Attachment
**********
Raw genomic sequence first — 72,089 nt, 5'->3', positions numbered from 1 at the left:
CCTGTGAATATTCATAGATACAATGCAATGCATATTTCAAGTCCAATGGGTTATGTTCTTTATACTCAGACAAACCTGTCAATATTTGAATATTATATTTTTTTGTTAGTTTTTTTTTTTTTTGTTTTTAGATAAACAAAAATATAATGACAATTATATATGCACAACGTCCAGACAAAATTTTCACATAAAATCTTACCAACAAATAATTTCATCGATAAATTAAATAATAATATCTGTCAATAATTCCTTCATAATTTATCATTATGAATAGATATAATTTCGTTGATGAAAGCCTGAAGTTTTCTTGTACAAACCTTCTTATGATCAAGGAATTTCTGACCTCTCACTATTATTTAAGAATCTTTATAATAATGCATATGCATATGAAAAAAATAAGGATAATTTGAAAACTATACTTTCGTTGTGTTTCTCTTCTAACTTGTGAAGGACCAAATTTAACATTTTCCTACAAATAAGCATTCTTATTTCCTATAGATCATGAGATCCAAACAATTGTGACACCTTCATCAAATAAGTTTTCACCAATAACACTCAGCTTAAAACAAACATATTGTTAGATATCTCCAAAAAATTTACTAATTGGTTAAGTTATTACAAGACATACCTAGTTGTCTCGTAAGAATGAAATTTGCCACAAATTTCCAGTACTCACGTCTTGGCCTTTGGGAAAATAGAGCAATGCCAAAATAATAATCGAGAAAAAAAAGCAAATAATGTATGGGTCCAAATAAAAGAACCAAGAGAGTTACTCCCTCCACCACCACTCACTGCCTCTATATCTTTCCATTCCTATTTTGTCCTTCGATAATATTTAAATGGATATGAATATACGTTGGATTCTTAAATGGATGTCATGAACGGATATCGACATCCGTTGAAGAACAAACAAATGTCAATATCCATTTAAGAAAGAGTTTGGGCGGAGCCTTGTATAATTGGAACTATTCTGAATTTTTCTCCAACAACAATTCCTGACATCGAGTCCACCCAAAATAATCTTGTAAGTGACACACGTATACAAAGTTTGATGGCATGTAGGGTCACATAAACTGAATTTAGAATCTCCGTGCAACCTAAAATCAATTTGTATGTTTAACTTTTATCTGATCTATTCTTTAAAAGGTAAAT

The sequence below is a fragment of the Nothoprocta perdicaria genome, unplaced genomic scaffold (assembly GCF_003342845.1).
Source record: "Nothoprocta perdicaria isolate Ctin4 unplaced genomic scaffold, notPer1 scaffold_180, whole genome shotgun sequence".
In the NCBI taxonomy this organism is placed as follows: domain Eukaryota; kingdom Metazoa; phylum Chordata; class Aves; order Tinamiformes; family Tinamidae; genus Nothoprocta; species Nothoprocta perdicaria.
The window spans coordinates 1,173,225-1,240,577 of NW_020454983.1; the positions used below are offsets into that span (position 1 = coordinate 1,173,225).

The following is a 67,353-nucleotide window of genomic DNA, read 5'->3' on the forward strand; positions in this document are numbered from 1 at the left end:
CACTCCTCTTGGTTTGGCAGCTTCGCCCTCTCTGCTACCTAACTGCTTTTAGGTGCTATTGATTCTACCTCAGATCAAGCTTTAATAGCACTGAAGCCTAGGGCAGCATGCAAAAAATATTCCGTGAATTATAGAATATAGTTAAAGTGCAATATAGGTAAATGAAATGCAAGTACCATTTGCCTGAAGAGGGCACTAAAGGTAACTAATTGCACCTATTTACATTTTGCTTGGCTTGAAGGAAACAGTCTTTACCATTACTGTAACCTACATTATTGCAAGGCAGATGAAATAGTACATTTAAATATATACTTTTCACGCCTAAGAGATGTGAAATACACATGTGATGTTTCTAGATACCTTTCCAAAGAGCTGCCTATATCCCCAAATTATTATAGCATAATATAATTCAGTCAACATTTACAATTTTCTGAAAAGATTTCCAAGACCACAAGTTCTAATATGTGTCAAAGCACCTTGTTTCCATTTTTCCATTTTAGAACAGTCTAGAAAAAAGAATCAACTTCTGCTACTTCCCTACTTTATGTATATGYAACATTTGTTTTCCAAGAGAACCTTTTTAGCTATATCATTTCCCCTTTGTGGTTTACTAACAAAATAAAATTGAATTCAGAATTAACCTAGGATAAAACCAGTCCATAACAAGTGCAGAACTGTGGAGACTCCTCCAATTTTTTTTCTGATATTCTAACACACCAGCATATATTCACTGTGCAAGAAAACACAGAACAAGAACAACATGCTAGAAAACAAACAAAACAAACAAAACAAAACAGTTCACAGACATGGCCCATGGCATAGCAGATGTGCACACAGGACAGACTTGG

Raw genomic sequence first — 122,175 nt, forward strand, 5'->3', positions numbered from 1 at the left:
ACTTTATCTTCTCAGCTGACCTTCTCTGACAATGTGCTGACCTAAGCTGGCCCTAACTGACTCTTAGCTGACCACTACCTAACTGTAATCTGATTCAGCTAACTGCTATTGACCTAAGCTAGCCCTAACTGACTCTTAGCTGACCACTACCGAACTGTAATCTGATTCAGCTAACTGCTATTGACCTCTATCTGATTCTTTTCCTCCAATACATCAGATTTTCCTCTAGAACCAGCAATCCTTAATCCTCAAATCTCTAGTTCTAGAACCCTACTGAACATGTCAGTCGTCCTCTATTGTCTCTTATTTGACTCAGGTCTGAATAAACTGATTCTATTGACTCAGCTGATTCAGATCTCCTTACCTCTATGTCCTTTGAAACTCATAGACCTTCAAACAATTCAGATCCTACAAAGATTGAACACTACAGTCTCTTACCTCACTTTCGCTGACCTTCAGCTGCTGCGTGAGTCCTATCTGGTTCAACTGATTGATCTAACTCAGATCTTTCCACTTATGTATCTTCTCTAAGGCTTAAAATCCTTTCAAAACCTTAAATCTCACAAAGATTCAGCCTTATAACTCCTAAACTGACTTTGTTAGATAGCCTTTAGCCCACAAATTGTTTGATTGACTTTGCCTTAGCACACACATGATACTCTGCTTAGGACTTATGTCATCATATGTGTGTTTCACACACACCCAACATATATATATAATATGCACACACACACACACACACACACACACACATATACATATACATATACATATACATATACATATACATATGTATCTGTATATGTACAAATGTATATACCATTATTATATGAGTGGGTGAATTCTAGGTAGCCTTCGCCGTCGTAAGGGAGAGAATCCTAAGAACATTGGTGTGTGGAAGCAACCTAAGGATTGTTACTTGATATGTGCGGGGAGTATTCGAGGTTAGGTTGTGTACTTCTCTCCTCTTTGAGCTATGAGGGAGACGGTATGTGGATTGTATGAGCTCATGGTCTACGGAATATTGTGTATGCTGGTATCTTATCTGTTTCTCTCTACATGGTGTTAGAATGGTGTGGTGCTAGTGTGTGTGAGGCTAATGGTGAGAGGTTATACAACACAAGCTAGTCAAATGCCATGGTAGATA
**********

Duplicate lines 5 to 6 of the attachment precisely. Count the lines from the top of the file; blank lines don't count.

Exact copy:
In the NCBI taxonomy this organism is placed as follows: domain Eukaryota; kingdom Metazoa; phylum Chordata; class Aves; order Tinamiformes; family Tinamidae; genus Nothoprocta; species Nothoprocta perdicaria.
The window spans coordinates 1,173,225-1,240,577 of NW_020454983.1; the positions used below are offsets into that span (position 1 = coordinate 1,173,225).